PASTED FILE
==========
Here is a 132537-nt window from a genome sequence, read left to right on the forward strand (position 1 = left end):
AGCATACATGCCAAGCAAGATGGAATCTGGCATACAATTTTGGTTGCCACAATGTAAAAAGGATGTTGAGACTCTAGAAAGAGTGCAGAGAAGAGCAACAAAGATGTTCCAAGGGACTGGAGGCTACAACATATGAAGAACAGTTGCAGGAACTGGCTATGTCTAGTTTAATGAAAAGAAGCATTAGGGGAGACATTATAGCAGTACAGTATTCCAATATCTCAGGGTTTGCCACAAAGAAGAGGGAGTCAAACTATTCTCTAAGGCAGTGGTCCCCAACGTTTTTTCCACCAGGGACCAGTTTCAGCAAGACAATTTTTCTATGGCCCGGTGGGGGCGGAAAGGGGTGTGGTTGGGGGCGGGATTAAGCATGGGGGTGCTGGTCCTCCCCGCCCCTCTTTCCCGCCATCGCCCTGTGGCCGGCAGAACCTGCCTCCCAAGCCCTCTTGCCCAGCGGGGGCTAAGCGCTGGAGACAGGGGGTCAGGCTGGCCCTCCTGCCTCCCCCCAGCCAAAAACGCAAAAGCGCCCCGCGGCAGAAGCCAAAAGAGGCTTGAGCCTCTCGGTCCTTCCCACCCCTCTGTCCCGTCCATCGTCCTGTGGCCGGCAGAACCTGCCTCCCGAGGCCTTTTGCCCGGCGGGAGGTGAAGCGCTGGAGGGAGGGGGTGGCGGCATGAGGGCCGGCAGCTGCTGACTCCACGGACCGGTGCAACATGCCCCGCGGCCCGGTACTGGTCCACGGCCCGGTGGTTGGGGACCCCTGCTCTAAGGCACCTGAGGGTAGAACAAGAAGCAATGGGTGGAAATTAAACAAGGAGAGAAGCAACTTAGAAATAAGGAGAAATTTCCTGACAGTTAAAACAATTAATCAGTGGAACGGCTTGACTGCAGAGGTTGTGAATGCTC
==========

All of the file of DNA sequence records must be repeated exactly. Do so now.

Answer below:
Here is a 132537-nt window from a genome sequence, read left to right on the forward strand (position 1 = left end):
AGCATACATGCCAAGCAAGATGGAATCTGGCATACAATTTTGGTTGCCACAATGTAAAAAGGATGTTGAGACTCTAGAAAGAGTGCAGAGAAGAGCAACAAAGATGTTCCAAGGGACTGGAGGCTACAACATATGAAGAACAGTTGCAGGAACTGGCTATGTCTAGTTTAATGAAAAGAAGCATTAGGGGAGACATTATAGCAGTACAGTATTCCAATATCTCAGGGTTTGCCACAAAGAAGAGGGAGTCAAACTATTCTCTAAGGCAGTGGTCCCCAACGTTTTTTCCACCAGGGACCAGTTTCAGCAAGACAATTTTTCTATGGCCCGGTGGGGGCGGAAAGGGGTGTGGTTGGGGGCGGGATTAAGCATGGGGGTGCTGGTCCTCCCCGCCCCTCTTTCCCGCCATCGCCCTGTGGCCGGCAGAACCTGCCTCCCAAGCCCTCTTGCCCAGCGGGGGCTAAGCGCTGGAGACAGGGGGTCAGGCTGGCCCTCCTGCCTCCCCCCAGCCAAAAACGCAAAAGCGCCCCGCGGCAGAAGCCAAAAGAGGCTTGAGCCTCTCGGTCCTTCCCACCCCTCTGTCCCGTCCATCGTCCTGTGGCCGGCAGAACCTGCCTCCCGAGGCCTTTTGCCCGGCGGGAGGTGAAGCGCTGGAGGGAGGGGGTGGCGGCATGAGGGCCGGCAGCTGCTGACTCCACGGACCGGTGCAACATGCCCCGCGGCCCGGTACTGGTCCACGGCCCGGTGGTTGGGGACCCCTGCTCTAAGGCACCTGAGGGTAGAACAAGAAGCAATGGGTGGAAATTAAACAAGGAGAGAAGCAACTTAGAAATAAGGAGAAATTTCCTGACAGTTAAAACAATTAATCAGTGGAACGGCTTGACTGCAGAGGTTGTGAATGCTC